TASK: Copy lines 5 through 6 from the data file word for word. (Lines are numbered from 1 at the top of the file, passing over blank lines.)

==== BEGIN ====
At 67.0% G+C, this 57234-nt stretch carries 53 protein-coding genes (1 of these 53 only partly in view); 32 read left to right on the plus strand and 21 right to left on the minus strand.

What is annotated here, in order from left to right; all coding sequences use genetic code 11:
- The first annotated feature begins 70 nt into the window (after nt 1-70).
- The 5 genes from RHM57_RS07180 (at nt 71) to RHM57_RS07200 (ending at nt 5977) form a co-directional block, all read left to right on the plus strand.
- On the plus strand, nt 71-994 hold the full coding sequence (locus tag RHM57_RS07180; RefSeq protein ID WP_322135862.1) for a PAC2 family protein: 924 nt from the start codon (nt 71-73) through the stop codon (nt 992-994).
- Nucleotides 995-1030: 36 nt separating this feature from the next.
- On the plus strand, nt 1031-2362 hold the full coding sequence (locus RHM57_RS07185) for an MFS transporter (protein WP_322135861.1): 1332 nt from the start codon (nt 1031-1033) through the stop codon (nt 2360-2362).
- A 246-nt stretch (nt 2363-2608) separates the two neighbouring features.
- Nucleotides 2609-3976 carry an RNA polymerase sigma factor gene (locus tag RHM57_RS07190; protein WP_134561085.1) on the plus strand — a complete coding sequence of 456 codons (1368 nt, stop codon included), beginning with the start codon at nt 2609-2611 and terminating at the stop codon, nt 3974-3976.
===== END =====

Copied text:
- On the plus strand, nt 71-994 hold the full coding sequence (locus tag RHM57_RS07180; RefSeq protein ID WP_322135862.1) for a PAC2 family protein: 924 nt from the start codon (nt 71-73) through the stop codon (nt 992-994).
- Nucleotides 995-1030: 36 nt separating this feature from the next.